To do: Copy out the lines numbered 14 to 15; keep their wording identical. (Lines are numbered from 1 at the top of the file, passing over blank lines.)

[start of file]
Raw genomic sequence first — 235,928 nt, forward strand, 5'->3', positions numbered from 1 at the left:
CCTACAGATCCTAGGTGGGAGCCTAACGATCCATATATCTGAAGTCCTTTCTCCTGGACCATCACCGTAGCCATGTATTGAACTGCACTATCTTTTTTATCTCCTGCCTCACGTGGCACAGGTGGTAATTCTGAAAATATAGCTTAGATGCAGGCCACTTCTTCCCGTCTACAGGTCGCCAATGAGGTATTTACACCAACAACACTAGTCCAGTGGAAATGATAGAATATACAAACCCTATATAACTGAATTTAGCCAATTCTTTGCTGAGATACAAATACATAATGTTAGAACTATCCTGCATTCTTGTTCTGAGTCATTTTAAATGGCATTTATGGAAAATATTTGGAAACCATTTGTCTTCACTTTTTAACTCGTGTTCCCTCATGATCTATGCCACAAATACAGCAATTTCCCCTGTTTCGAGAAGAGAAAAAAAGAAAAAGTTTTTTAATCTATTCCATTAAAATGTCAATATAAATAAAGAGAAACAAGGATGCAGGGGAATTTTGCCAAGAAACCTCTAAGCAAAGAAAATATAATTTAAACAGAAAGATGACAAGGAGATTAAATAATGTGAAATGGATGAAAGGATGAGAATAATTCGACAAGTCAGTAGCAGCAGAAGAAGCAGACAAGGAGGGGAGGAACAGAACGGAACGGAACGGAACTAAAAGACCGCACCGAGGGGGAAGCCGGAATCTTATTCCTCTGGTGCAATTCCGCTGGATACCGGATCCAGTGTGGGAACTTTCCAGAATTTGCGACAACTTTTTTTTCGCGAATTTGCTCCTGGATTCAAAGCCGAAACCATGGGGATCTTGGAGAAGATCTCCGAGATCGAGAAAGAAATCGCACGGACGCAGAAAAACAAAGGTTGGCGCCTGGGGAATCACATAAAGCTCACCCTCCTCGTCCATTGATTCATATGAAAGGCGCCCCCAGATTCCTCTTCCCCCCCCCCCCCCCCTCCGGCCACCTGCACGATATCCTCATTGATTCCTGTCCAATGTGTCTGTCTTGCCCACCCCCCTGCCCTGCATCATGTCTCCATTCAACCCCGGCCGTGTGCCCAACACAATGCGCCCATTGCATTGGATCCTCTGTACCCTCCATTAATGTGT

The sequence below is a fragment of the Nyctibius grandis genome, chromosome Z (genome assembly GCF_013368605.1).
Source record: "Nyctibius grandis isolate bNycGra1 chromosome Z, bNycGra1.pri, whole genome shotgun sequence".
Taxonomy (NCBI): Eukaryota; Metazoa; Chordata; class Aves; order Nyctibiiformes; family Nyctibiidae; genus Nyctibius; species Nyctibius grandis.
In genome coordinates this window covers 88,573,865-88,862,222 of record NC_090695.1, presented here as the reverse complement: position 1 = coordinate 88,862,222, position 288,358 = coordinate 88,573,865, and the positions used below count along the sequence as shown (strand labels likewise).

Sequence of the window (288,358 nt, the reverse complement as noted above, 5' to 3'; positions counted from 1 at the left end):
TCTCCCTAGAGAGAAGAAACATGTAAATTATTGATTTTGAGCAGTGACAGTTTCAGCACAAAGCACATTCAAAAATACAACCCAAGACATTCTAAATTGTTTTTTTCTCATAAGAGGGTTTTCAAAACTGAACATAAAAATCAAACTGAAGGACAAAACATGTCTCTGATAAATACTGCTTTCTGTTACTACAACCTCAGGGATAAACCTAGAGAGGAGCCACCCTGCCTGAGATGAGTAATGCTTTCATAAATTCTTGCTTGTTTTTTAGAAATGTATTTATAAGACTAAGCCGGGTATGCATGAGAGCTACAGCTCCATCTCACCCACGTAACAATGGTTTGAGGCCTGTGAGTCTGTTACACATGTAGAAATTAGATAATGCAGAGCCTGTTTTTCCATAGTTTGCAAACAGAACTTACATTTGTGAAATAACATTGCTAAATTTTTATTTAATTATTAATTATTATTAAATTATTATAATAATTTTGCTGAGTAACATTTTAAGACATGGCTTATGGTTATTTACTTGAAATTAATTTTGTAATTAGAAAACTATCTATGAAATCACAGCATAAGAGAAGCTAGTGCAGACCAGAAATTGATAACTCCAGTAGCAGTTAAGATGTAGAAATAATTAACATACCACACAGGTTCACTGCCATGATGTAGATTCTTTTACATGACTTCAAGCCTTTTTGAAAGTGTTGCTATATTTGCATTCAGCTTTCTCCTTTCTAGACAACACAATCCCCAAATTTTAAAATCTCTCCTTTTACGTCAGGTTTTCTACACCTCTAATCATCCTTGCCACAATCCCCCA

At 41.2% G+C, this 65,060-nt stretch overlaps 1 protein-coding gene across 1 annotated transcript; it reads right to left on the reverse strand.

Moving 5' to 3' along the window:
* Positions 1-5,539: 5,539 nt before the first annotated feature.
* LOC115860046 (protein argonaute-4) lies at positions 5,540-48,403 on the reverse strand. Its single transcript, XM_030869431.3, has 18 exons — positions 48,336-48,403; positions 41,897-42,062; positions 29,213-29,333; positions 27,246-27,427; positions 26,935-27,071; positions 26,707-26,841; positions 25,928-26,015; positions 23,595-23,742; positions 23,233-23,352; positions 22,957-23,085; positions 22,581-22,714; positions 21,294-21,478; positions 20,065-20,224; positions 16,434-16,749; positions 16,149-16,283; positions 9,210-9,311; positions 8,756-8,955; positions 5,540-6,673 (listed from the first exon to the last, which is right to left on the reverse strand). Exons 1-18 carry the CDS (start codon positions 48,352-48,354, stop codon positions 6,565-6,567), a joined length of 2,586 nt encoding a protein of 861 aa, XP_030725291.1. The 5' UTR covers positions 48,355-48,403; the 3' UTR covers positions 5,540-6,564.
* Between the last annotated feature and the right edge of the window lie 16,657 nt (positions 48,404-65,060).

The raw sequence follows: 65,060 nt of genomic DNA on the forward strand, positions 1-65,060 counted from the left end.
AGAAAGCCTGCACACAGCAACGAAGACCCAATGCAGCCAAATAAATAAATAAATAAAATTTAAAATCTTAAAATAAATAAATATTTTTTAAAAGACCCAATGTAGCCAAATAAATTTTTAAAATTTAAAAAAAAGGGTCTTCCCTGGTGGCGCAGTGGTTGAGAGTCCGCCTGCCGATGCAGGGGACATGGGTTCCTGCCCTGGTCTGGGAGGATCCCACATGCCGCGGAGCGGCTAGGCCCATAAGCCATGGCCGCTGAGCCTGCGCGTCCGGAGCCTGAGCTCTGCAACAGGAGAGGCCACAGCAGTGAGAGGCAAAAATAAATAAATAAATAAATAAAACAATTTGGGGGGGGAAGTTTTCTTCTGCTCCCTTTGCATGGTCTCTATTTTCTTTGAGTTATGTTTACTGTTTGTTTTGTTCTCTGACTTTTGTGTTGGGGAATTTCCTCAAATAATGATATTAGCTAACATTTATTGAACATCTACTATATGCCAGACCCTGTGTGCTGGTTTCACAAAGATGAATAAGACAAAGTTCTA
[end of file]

The raw sequence follows: 65,060 nt of genomic DNA on the forward strand, positions 1-65,060 counted from the left end.
AGAAAGCCTGCACACAGCAACGAAGACCCAATGCAGCCAAATAAATAAATAAATAAAATTTAAAATCTTAAAATAAATAAATATTTTTTAAAAGACCCAATGTAGCCAAATAAATTTTTAAAATTTAAAAAAAAGGGTCTTCCCTGGTGGCGCAGTGGTTGAGAGTCCGCCTGCCGATGCAGGGGACATGGGTTCCTGCCCTGGTCTGGGAGGATCCCACATGCCGCGGAGCGGCTAGGCCCATAAGCCATGGCCGCTGAGCCTGCGCGTCCGGAGCCTGAGCTCTGCAACAGGAGAGGCCACAGCAGTGAGAGGCAAAAATAAATAAATAAATAAATAAAACAATTTGGGGGGGGAAGTTTTCTTCTGCTCCCTTTGCATGGTCTCTATTTTCTTTGAGTTATGTTTACTGTTTGTTTTGTTCTCTGACTTTTGTGTTGGGGAATTTCCTCAAATAATGATATTAGCTAACATTTATTGAACATCTACTATATGCCAGACCCTGTGTGCTGGTTTCACAAAGATGAATAAGACAAAGTTCTA